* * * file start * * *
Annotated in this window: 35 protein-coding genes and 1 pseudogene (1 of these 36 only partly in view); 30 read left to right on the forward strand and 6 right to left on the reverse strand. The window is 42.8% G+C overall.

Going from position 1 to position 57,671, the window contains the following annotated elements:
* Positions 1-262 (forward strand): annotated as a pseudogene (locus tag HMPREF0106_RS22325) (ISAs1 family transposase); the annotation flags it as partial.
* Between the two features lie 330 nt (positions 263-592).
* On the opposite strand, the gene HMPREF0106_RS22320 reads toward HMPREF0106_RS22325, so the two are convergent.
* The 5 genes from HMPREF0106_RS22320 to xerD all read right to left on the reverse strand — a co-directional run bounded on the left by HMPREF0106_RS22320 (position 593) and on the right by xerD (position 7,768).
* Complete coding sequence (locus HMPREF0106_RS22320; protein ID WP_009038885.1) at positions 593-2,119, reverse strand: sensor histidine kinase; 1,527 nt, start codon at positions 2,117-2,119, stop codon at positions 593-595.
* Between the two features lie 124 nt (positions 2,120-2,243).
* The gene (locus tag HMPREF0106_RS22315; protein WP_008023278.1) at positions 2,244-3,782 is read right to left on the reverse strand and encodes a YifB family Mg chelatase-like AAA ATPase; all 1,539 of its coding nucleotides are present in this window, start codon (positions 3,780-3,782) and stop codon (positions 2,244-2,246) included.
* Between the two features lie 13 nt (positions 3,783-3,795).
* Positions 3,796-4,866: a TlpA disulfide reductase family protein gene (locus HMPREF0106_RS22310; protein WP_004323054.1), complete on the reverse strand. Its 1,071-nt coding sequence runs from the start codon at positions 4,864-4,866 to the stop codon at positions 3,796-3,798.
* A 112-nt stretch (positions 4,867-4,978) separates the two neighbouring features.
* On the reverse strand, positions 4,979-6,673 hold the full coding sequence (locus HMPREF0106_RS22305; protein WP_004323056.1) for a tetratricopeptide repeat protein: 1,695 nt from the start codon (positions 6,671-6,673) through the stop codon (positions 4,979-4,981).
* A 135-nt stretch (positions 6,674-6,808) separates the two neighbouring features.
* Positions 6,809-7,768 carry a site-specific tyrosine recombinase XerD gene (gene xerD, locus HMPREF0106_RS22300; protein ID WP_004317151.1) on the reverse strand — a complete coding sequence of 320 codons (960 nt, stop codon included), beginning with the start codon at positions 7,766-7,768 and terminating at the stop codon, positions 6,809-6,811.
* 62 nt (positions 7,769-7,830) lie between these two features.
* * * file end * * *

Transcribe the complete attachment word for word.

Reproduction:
Annotated in this window: 35 protein-coding genes and 1 pseudogene (1 of these 36 only partly in view); 30 read left to right on the forward strand and 6 right to left on the reverse strand. The window is 42.8% G+C overall.

Going from position 1 to position 57,671, the window contains the following annotated elements:
* Positions 1-262 (forward strand): annotated as a pseudogene (locus tag HMPREF0106_RS22325) (ISAs1 family transposase); the annotation flags it as partial.
* Between the two features lie 330 nt (positions 263-592).
* On the opposite strand, the gene HMPREF0106_RS22320 reads toward HMPREF0106_RS22325, so the two are convergent.
* The 5 genes from HMPREF0106_RS22320 to xerD all read right to left on the reverse strand — a co-directional run bounded on the left by HMPREF0106_RS22320 (position 593) and on the right by xerD (position 7,768).
* Complete coding sequence (locus HMPREF0106_RS22320; protein ID WP_009038885.1) at positions 593-2,119, reverse strand: sensor histidine kinase; 1,527 nt, start codon at positions 2,117-2,119, stop codon at positions 593-595.
* Between the two features lie 124 nt (positions 2,120-2,243).
* The gene (locus tag HMPREF0106_RS22315; protein WP_008023278.1) at positions 2,244-3,782 is read right to left on the reverse strand and encodes a YifB family Mg chelatase-like AAA ATPase; all 1,539 of its coding nucleotides are present in this window, start codon (positions 3,780-3,782) and stop codon (positions 2,244-2,246) included.
* Between the two features lie 13 nt (positions 3,783-3,795).
* Positions 3,796-4,866: a TlpA disulfide reductase family protein gene (locus HMPREF0106_RS22310; protein WP_004323054.1), complete on the reverse strand. Its 1,071-nt coding sequence runs from the start codon at positions 4,864-4,866 to the stop codon at positions 3,796-3,798.
* A 112-nt stretch (positions 4,867-4,978) separates the two neighbouring features.
* On the reverse strand, positions 4,979-6,673 hold the full coding sequence (locus HMPREF0106_RS22305; protein WP_004323056.1) for a tetratricopeptide repeat protein: 1,695 nt from the start codon (positions 6,671-6,673) through the stop codon (positions 4,979-4,981).
* A 135-nt stretch (positions 6,674-6,808) separates the two neighbouring features.
* Positions 6,809-7,768 carry a site-specific tyrosine recombinase XerD gene (gene xerD, locus HMPREF0106_RS22300; protein ID WP_004317151.1) on the reverse strand — a complete coding sequence of 320 codons (960 nt, stop codon included), beginning with the start codon at positions 7,766-7,768 and terminating at the stop codon, positions 6,809-6,811.
* 62 nt (positions 7,769-7,830) lie between these two features.